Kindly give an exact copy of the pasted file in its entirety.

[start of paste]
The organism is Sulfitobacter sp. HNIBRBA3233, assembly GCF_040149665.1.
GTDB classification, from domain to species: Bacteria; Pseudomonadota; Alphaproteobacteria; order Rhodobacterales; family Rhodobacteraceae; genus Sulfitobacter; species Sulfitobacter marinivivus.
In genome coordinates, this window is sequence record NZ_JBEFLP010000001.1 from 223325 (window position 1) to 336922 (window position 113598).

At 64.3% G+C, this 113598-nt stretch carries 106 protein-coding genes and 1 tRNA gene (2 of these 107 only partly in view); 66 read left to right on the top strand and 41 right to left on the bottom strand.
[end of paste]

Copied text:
The organism is Sulfitobacter sp. HNIBRBA3233, assembly GCF_040149665.1.
GTDB classification, from domain to species: Bacteria; Pseudomonadota; Alphaproteobacteria; order Rhodobacterales; family Rhodobacteraceae; genus Sulfitobacter; species Sulfitobacter marinivivus.
In genome coordinates, this window is sequence record NZ_JBEFLP010000001.1 from 223325 (window position 1) to 336922 (window position 113598).

At 64.3% G+C, this 113598-nt stretch carries 106 protein-coding genes and 1 tRNA gene (2 of these 107 only partly in view); 66 read left to right on the top strand and 41 right to left on the bottom strand.